The examples in (33), on the other hand, show that the names of the months cannot be preceded by a definite determiner, again regardless of whether a restrictive modifier is present or not. Note that, for one reason or another, it is not possible to modify the names of months by means of a PP like van 1963; either the proper noun is immediately followed by the year or (more formally) by the PP van het jaar 1963.

a. Zij is in januari (1963/*van 1963/van het jaar 1963) geboren.
  she  is in January   1963/of 1963/of the year 1963)  born
b. * Zij is in de januari (1963/van 1963/van het jaar 1963) geboren.
  she  is in the January   1963/of 1963/of the year 1963  born

The examples in (34) show that neither the names of seasons nor the names of months can be preceded by an indefinite article, again regardless of whether a restrictive modifier is present or not.

a. * Zij is in een herfst (tussen 1963 en 1965) geboren.
  she  is in the autumn  between 1963 and 1965  born
b. *? Zij is in een januari (tussen 1963 en 1965) geboren.
  she  is in a January  between 1963 and 1965  born

      Finally, proper nouns can co-occur with the demonstrative determiner die in the informal expressions given in example (35), which are used to express surprise, usually combined with a touch of admiration (“who would have thought it!”) or commiseration (“poor fellow/girl”). Note that die is the only form available, even if it precedes a +neuter noun like the diminutive in (35b); see Section, sub IIE, for more discussion.

a. Die Jan toch!
  that  Jan part
b. Die Marietje toch!
  that  Mariedim  part
[+]  B.  Proper nouns used as common nouns

Proper nouns often shift in the direction of a regular common noun. This is a very frequent phenomenon with the names of artists (painter, sculptor, author, designer), in which case the noun can be used to refer to work by the particular artist; this may involve a specific creation of the artist, as in (36a), in which case the noun behaves as a count noun, or to the work of the artist in general, as in (36b), in which case we are dealing with a mass noun. As shown in example (36c), the name of an artistic school can refer to the creations/artistic objects produced by this school; in this case the noun exhibits the behavior of a mass noun.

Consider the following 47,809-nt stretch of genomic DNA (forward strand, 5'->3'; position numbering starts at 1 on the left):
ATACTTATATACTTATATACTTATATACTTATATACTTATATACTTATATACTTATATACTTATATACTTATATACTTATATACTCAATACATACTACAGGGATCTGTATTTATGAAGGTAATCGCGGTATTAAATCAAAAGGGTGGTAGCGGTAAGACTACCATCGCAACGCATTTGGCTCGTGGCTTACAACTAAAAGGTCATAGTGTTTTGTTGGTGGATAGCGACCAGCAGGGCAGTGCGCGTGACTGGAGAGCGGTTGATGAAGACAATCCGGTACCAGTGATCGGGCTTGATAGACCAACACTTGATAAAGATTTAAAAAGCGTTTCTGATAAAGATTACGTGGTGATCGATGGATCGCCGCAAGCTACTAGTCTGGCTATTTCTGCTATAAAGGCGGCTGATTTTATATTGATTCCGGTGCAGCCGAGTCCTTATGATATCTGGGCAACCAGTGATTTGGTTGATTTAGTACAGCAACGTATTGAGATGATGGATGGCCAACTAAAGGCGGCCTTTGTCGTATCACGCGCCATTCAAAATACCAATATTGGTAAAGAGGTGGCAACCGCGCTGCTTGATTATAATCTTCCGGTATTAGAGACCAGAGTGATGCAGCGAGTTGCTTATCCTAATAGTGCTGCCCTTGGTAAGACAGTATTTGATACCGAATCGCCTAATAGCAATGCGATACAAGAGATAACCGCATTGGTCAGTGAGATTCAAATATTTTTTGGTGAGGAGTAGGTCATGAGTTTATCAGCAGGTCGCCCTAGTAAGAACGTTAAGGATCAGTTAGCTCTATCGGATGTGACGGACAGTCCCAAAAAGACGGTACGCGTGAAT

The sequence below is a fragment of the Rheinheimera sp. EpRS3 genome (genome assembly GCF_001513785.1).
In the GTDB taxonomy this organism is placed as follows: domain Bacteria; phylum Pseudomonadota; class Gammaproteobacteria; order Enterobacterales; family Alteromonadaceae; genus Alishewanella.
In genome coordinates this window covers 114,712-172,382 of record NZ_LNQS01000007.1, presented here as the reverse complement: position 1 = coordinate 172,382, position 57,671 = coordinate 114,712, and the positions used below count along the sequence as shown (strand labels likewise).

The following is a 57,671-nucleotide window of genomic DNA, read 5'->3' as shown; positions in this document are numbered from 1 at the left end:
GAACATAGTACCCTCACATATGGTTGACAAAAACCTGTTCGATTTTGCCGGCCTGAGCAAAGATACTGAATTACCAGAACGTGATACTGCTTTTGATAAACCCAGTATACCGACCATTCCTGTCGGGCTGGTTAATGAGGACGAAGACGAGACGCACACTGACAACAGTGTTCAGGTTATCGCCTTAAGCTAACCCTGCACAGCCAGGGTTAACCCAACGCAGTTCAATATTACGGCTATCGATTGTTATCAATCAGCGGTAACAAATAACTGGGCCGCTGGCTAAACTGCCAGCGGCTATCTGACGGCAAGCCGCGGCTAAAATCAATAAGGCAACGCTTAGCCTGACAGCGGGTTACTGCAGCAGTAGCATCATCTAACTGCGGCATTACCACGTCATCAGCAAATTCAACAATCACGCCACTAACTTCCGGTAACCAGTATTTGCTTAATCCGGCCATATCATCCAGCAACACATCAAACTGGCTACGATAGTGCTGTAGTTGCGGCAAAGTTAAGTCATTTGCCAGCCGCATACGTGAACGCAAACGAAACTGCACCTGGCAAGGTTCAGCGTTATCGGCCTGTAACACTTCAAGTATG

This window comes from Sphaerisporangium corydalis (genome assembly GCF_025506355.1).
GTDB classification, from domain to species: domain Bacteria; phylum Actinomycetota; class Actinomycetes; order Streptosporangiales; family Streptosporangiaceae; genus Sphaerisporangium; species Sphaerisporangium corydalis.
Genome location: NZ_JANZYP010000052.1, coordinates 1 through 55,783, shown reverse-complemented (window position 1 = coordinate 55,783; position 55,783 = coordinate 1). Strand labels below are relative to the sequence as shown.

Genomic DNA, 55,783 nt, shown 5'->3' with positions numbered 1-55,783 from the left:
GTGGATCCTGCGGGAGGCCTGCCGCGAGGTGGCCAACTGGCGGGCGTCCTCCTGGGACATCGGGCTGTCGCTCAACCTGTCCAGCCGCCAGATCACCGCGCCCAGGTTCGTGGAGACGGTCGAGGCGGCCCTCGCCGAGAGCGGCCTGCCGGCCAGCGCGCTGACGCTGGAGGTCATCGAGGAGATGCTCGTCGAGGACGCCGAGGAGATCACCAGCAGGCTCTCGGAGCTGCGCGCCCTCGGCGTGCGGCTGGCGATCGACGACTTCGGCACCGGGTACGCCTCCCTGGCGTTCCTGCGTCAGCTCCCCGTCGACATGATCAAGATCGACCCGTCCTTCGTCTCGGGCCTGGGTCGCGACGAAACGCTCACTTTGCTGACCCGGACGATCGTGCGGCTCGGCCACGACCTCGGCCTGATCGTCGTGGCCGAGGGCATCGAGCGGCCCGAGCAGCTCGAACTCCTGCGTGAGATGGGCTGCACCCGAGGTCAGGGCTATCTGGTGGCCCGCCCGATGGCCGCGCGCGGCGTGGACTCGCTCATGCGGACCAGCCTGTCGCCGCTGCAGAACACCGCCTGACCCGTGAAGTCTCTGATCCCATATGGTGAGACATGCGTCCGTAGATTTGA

a. Ik heb een Van Gogh/twee van Goghs gezien.
  have  a Van Gogh/two Van Goghs  seen
  'Iʼve seen a Van Gogh/two Van Goghs.'
b. Hij leest veel Vondel.
  he  reads  much  Vondel
  'He reads a lot of Vondel.'
c. Hij heeft heel wat Art Deco in huis.
  he  has  quite some Art Deco  in house
  'He has quite a lot of Art Deco in his house.'

      The names of well-known brands are often used to refer to specific products. The noun phrase eenHeineken in example (37), for example, can be used to refer to a glass of beer of that particular brand. Other well-known examples include een Miele (a washing machine), een Batavus (a bicycle), een Renault (a car), and een Kleenex (a paper tissue).

Geeft u mij maar een Heineken.
  give  you  me  prt  a Heineken
'Can I have a Heineken?'

In some cases, the use of the brand name becomes more common than the use of the common noun denoting the product. This may result in substituting the brand name for the common noun denoting the product: for example, the brand names Aspirine and Spa are often used to refer to, respectively, pain-killers and mineral water in general, so that the examples in (38) have actually become ambiguous.

a. Mag ik een aspirientje?
  can  an aspirin
  'Can I have an Aspirine/a painkiller?'
b. Een Spa, graag!
  one Spa  please
  'One Spa/mineral water, please!'
[+]  C.  Common nouns used as proper nouns

The examples in (39) illustrate the use of common nouns as proper nouns, which is restricted to nouns referring to members of the family (vader'father', moeder'mother', oom'uncle', zus'sister/sis') or to uniquely identifiable and well-respected members of the community (dominee'vicar', dokter'doctor', meester'teacher'). This use of common nouns tends to be regarded as rather old-fashioned.

a. Heb je het al aan vader gevraagd?
  have  you  it  already  to father  asked
  'Have you asked father?'
b. Dokter heeft gezegd dat ...
  doctor  has  said  that